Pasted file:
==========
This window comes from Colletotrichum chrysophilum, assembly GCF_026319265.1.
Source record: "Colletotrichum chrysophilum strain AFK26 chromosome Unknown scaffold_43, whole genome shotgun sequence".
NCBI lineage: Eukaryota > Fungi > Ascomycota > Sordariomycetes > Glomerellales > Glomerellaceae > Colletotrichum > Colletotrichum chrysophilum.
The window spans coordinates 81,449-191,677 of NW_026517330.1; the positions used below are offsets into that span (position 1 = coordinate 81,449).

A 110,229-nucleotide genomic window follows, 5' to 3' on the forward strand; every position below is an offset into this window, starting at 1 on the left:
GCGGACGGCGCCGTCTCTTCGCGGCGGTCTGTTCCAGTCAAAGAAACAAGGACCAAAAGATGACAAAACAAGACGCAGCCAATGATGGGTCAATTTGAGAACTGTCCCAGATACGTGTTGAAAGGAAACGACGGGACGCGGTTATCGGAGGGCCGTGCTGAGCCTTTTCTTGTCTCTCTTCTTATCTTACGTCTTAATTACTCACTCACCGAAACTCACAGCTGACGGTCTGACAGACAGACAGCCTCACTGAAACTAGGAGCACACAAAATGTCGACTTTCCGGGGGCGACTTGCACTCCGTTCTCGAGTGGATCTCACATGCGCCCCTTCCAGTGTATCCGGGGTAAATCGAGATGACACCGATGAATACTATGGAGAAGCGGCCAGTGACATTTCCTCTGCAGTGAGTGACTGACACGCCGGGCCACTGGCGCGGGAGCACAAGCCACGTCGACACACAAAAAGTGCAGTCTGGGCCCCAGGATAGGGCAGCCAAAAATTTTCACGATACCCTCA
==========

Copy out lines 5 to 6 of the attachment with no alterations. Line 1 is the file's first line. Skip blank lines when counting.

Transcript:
A 110,229-nucleotide genomic window follows, 5' to 3' on the forward strand; every position below is an offset into this window, starting at 1 on the left:
GCGGACGGCGCCGTCTCTTCGCGGCGGTCTGTTCCAGTCAAAGAAACAAGGACCAAAAGATGACAAAACAAGACGCAGCCAATGATGGGTCAATTTGAGAACTGTCCCAGATACGTGTTGAAAGGAAACGACGGGACGCGGTTATCGGAGGGCCGTGCTGAGCCTTTTCTTGTCTCTCTTCTTATCTTACGTCTTAATTACTCACTCACCGAAACTCACAGCTGACGGTCTGACAGACAGACAGCCTCACTGAAACTAGGAGCACACAAAATGTCGACTTTCCGGGGGCGACTTGCACTCCGTTCTCGAGTGGATCTCACATGCGCCCCTTCCAGTGTATCCGGGGTAAATCGAGATGACACCGATGAATACTATGGAGAAGCGGCCAGTGACATTTCCTCTGCAGTGAGTGACTGACACGCCGGGCCACTGGCGCGGGAGCACAAGCCACGTCGACACACAAAAAGTGCAGTCTGGGCCCCAGGATAGGGCAGCCAAAAATTTTCACGATACCCTCA